Citizens’ Climate Radio Ep. 11: Engineering climate solutions
Citizens’ Climate Radio is a monthly podcast hosted by CCL volunteer Peterson Toscano. Browse all our past episodes here, and check out the latest episode in the post below.
How do some people land on a path that leads them to climate action? Host Peterson Toscano explores this question by featuring two passionate climate advocates. Dr. Hugh Sealy is an environmental engineer in the Caribbean. He has influenced environmental policy in Barbados, Grenada, St. Lucia, and Dominica. In addition to his work in helping low-lying island nations in a time of climate change, Dr. Sealy also served as a member of the Clean Development Mechanism or CDM for the UN Framework on Climate Change. He shares some of his story and discusses the CDM carbon pricing.
Adia Samba-Quee, is just beginning her career as a climate advocate. A 14-year-old student in Springfield, Mass., Adia makes connections between local pollution, asthma, and climate action. She hopes to use comedy to engage people in deeper conversations about climate.
We travel back to the future to hear from climate historian, Dr. Timothy Meadows. He broadcasts from the year 2176 to look back to our time. In this segment he highlights the incredible achievements of three engineers known as “The Three Beans.” Starting around 2028, they made their mark as creative and skilled designers of major adaptation projects. They also operated with style and playfulness. The Three Beans stirred up hope in a difficult time. They became three of the biggest celebrities of the mid-21st Century. Hear from an eye-witness from the future and also discover what they are advertising 150 years from now.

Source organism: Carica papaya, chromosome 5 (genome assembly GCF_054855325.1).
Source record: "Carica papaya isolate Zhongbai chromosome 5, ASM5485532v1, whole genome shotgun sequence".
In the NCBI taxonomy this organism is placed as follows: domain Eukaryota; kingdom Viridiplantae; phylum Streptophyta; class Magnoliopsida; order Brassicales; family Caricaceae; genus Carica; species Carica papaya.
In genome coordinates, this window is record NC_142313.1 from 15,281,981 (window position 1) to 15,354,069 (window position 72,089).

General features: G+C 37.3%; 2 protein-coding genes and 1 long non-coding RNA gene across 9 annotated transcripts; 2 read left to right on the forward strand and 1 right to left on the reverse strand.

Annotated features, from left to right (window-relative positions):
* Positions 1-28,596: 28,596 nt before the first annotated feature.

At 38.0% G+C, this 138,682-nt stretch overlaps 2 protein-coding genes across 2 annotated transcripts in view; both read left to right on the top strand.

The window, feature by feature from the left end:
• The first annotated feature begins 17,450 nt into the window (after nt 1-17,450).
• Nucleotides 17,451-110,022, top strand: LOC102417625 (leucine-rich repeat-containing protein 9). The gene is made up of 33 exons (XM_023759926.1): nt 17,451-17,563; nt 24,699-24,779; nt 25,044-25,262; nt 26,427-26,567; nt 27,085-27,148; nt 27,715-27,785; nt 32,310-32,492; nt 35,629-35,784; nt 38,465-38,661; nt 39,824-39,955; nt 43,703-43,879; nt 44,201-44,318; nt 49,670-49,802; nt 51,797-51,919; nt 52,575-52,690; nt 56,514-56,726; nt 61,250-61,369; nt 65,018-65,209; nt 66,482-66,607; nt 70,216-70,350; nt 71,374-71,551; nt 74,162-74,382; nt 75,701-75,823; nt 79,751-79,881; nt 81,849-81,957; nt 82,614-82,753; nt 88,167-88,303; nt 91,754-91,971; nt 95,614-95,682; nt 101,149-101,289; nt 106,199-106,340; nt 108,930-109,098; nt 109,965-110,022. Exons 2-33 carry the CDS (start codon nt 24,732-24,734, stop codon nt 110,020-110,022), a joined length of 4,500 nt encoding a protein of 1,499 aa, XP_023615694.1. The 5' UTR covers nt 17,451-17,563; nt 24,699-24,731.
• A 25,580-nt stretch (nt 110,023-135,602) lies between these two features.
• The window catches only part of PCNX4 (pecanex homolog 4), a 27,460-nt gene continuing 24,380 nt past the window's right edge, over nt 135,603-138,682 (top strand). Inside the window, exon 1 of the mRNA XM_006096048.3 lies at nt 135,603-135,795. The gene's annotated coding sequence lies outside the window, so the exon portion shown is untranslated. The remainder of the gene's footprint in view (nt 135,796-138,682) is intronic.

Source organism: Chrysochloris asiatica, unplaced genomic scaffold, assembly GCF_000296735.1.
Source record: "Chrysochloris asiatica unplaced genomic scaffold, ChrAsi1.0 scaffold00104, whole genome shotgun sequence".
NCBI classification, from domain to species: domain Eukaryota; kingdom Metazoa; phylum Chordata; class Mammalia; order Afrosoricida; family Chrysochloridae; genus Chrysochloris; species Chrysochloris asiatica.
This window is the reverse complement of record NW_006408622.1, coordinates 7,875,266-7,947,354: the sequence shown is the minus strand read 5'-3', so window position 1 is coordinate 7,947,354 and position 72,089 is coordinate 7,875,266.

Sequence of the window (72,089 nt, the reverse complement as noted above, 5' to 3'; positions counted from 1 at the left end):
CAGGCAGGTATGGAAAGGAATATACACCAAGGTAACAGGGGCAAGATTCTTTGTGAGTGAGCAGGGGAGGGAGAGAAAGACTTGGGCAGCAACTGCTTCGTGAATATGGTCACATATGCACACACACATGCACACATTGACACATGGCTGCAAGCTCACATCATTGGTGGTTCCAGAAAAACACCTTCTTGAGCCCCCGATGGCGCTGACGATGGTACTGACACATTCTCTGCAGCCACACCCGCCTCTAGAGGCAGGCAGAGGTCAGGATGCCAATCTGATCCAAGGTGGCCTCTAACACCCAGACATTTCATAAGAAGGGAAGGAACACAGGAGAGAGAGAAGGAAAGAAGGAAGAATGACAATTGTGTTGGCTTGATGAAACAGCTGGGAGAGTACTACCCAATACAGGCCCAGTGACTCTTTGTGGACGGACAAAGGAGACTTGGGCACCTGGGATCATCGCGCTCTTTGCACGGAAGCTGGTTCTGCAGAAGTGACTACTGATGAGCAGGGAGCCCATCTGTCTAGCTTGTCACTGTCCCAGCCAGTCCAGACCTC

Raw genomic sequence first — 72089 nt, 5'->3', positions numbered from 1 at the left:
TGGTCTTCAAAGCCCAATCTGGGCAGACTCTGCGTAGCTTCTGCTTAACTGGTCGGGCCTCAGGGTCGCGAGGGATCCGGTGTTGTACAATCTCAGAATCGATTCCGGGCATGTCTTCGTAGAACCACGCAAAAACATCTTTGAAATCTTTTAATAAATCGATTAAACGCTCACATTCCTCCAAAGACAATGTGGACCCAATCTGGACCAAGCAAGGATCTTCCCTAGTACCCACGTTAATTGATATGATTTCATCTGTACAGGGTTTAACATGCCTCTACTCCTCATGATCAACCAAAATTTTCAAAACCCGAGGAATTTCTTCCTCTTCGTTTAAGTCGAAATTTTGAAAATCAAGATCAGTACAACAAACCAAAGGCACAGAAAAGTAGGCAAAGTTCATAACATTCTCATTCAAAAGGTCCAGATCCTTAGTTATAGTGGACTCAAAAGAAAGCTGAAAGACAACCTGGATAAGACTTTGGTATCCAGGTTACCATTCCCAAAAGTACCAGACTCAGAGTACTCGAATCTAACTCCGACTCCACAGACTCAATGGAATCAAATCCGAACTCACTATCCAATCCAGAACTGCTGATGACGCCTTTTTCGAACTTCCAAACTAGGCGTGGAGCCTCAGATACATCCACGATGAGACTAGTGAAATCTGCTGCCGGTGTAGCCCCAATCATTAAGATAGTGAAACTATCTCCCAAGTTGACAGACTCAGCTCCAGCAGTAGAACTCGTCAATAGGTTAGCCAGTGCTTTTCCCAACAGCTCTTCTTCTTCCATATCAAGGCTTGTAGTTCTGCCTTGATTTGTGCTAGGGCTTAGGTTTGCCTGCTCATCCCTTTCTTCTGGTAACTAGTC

Last month Peterson asked listeners why they’re passionate about climate change, beyond just the welfare of animal species and future generations. We hear from listener Dr. Stephen Hanson, who talks about climate change and health. Dave Barbier, the sustainability coordinator for University of Wisconsin in Stevens Point, connects climate action with national security.
Here’s our new puzzler for the month:
You are talking to someone named Barbara. You helped her see that climate change is a serious issue that needs her attention. Barbara then asks you, “What should I do next?” This is the question climate communicators long to hear. So what do you say when someone wants to know more about climate change? What are resources you recommend that help people better understand the issues, and how we can respond? Tell me about books, websites, video series, podcasts, and more.
Send in your answers by May 15, 2017, along with your name, contact info, and where you are from. You can email your answers to gro.e1555758326tamil1555758326csnez1555758326itic@1555758326oidar1555758326 or leave a voice memo of 3 minutes or less at 570-483-8194 (+1 if calling from outside the USA).
- Learn more about the UNFCC’s Clean Development Mechanism
- “Emission Credits Seen Set for Revival after 4 Year Slump” – Bloomberg News
- Children’s Environmental Health Disparities: Black and African American Children and Asthma – EPA
- Climate and Health Conference at Carter Center in Atlanta, Ga. (Full Recording)
You can hear Citizens’ Climate Radio on iTunes, Stitcher Radio, Podbean, and now on Northern Spirit Radio. Also, feel free to connect with other listeners, suggest program ideas, and respond to programs in the Citizens’ Climate Radio Facebook group or on Twitter at @CitizensCRadio.